The university has announced the launch of One Million Acts of Green, a campus-wide sustainability-based social networking tool that will enable users to visualize the impact of their efforts to live green. For each of the first 1,000 people to sign up for One Million Act of Green, the Office of Campus Sustainability will put $10 toward campus sustainability projects.
The university’s Eco-Reps have launched a Follow the Leaf campaign in an effort to make it easier for students to make sustainable choices. As part of the launch, the Eco-Reps held an even that included green leaf eco-pledges and their own Eco-Option label.
A graduate assistant has partnered with Dining Services to convert a bicycle into a food blender in an effort to raise awareness about energy conservation. The blender bike will be used to create smoothies made from local and organic ingredients that will be sold to the campus community with the intention of showcasing how sustainability can be fun and profitable. The money raised will go toward future sustainability initiatives.
The building incorporates passive solar design, a rain garden to capture storm water from the roof, occupancy sensors to control electric lights, new insulation and windows, low-VOC and formaldehyde-free products, energy-efficient mechanicals, and recycling storage and collection centers on every floor.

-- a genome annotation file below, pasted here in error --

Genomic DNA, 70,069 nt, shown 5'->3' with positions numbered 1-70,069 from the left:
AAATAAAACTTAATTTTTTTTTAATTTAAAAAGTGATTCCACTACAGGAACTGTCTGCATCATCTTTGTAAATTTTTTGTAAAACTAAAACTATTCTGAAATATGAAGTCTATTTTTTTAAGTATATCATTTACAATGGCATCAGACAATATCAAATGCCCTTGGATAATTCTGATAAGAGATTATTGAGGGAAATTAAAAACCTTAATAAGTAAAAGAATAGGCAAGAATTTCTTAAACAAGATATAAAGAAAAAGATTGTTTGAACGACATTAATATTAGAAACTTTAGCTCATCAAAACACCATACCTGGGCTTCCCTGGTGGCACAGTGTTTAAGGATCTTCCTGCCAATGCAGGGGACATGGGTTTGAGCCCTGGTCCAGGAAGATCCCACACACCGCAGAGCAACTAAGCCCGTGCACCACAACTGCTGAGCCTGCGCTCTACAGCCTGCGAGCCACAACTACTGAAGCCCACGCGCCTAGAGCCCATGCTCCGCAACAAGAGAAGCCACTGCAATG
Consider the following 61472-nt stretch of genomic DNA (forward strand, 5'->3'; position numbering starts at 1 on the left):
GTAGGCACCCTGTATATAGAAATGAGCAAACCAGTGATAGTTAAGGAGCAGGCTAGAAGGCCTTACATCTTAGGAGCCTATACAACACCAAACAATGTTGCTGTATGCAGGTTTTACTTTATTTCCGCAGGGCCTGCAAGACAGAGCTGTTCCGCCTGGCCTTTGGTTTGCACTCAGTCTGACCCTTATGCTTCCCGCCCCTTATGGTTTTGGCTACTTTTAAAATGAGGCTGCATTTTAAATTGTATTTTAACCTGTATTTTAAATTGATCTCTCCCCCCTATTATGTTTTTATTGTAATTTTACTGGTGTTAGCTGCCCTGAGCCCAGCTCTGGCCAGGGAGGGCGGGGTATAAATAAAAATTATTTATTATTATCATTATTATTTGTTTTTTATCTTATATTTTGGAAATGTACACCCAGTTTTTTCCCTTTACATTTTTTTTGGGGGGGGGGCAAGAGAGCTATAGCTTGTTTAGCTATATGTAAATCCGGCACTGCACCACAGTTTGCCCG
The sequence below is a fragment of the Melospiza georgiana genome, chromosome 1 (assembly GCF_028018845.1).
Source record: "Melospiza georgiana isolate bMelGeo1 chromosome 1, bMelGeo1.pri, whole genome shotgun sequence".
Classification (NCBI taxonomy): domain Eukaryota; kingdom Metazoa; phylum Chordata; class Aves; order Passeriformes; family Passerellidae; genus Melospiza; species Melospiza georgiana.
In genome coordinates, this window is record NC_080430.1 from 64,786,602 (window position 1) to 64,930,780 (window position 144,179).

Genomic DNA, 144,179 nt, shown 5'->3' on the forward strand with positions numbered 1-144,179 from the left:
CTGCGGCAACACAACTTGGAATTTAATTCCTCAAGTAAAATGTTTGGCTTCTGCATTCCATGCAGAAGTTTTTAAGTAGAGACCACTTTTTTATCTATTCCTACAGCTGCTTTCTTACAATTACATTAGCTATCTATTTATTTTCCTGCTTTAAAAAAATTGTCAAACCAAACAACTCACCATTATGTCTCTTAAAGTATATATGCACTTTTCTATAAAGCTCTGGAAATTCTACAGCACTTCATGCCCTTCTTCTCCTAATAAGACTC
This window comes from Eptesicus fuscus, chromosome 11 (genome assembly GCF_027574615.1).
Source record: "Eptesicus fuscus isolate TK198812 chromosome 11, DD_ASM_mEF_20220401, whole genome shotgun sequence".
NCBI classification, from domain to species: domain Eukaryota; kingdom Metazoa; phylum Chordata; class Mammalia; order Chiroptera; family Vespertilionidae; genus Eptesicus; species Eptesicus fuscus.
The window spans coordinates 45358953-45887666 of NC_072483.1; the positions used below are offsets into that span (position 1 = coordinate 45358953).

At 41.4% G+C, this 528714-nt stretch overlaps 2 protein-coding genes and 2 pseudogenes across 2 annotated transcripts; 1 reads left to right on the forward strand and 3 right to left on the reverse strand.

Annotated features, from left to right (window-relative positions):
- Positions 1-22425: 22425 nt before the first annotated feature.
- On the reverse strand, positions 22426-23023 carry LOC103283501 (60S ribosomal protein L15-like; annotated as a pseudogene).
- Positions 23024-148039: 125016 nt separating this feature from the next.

Bon Appétit Management Company has partnered with the Food Recovery Network (FRN), a student-operated nonprofit working on college campuses to curb food waste and end hunger. Bon Appétit and FRN will work together to recover surplus food from campus dining halls and deliver it to local shelters to combat hunger in the surrounding communities.
See also: AASHE Resource: Sustainable Dining Initiatives (member resource)
The college and Sodexo Dining Services have signed the Real Food Challenge Commitment. The agreement, augmenting previous sustainability commitments by the college, states that Warren Wilson will procure 40 percent “real food” annually by the year 2020. The College’s local foods crew is charged with monitoring the food purchasing.
The university has earned the Marine Stewardship Council’s Chain of Custody certification. The certificate attests that the fish stock used on campus comes from sustainable fisheries that are concerned with the marine ecosystem; and is supplied by processors and distributors through sustainable sourcing practices.
The university has unveiled a new $5.1 million energy storage system, created in partnership with Alpha Technologies Ltd. and Corvus Energy. The smart grid technology will allow the storage of clean power when it is generated and its use in times of peak demand.